Grammar101: Lie and Lay

Last Update: June 23, 2022

Grammar101: Lie and Lay


A Few Simple Rules Are All You Need

There's no doubt that, in its entirety, English grammar is complex, especially for someone learning English as a second language.


If you're a native English speaker and just want to avoid common grammatical errors in your writing (such as blog posts on your website) there are only a handful of rules that you need to memorize.

So this series of posts is for those who'd like to ditch the Grammarly crutch and just know what's right and what's not.

Here's the eighth one:

Lie and Lay

This one is surprisingly subtle. No wonder so many people get it wrong.

First up, let's dispense with one meaning of "lie".

We are NOT talking about telling untruths, or what some people call "fibs" or Australians call "porkies".

The context here is to put something (including yourself) down on top of something else.

So here's the first (and primary) difference:


Use "lie" to indicate that you are doing something with your own body or directing someone else to do so.

"I am going to lie down now" is an example of correct usage.

Another is "I want all you children to lie down and take a nap now".

An Exception (but not Exactly)

You might think that the prayer "Now I lay me down to sleep" breaks this rule, but not so.

As you'll see below, "lay" is used when you are acting on something else (such as laying bricks). In the prayer, you are acting on "me" so it's correct. If the word "me" weren't there, it would have to become "Now I lie down to sleep".

I said it was subtle, didn't I?


"Lay" is used when you are acting on something (or someone) else.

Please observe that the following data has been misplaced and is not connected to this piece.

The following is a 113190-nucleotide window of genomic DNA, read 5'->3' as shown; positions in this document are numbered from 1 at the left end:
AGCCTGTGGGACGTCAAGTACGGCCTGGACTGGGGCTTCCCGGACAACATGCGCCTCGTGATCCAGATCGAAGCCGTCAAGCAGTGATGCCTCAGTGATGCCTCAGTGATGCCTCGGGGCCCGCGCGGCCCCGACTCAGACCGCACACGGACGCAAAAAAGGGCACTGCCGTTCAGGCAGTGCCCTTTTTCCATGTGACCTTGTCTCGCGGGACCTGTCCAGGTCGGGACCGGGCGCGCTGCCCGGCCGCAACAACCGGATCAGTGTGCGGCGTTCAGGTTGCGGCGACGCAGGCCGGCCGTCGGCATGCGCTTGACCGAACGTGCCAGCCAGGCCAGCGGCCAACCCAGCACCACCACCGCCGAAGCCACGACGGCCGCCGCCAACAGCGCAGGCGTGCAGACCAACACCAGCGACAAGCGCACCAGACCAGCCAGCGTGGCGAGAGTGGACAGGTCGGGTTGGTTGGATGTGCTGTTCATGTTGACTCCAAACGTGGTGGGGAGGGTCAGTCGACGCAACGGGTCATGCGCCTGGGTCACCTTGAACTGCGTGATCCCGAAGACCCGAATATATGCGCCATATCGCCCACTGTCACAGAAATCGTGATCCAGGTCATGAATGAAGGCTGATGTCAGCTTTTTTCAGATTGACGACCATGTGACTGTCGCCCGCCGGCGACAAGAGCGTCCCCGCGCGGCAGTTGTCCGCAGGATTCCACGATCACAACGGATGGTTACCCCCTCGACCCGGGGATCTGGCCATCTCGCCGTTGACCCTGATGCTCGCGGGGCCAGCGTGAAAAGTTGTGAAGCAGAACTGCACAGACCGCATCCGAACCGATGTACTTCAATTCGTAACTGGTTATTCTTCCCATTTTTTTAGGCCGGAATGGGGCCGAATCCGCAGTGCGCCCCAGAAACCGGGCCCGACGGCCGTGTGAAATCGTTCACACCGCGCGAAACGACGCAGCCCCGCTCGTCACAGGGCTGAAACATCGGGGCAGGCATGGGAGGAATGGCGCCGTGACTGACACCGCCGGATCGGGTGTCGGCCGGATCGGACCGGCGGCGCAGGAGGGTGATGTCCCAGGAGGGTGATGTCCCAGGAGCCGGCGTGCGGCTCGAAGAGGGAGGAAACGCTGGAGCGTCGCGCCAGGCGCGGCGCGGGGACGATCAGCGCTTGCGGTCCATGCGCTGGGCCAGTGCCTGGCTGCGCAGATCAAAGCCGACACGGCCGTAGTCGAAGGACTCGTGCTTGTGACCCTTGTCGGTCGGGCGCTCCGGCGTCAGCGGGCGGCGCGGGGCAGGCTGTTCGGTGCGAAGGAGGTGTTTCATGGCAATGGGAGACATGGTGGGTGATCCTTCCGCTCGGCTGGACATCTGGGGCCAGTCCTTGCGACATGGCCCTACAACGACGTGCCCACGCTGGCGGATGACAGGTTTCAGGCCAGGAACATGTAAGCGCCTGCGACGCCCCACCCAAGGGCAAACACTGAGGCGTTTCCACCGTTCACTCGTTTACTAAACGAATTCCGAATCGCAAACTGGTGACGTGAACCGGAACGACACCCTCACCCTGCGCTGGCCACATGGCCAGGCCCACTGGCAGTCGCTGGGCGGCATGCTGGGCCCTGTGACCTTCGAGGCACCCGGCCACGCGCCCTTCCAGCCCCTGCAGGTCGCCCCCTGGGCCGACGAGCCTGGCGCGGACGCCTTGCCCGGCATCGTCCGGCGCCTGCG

For example, "You can lay that box down over there" or "We are going to lay all those coffins on top of one another".

OK, that's all pretty straightforward, but here's where it gets complicated.

Oh No, Just When I Thought I Had It

You see, here's the problem.

"Lay" is also the past tense of "lie".

So "I am going to lie down and go to sleep" becomes, when you are telling someone the next day, "I lay down yesterday and went to sleep".

Never "I lied down yesterday and went to sleep".

Does It Matter?

This is one of the rare cases where I'm inclined to think it doesn't.

Sure, if you really want to get it right follow the rules above.

But if you get it wrong, you'll just say something like "I'm going to lay down now" and everyone will totally understand what you mean.

And that's really what it's all about.

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FKelso Premium Plus
These posts are such a good idea. I hope the people who really need them are collecting them into a little set of references that they can refer back to. Good job, Phil.

(Oops -- not supposed to end with "to." Proper grammar would be "references to which they can refer at a later date."
phil1944 Premium
I think the rule about not ending a sentence with a preposition was put to rest by Winston Churchill, who in reply to a lady who took him to task for this transgression (in The Times, I think) replied with "This is the sort of nonsense up with which I will not put".
Newme202 Premium
It is all about the context of whatever you're saying, Phil
phil1944 Premium
Absolutely, Simone.
Newme202 Premium
JeffreyBrown Premium Plus
🤔 A bit confusing, but all of them seem to work, Phil!

phil1944 Premium
It's definitely one of the more confusing ones, Jeff.
JeffreyBrown Premium Plus
Yes, indeed, Phil!
APachowko1 Premium
This is very good, Phil. I cannot wait when you try to distinguish between when to use the word that or when to use which. The use of when to use an apostrophe with which and when not to, always confuses the hell out of me.
phil1944 Premium
Sounds like you've thrown out a challenge, Antonio.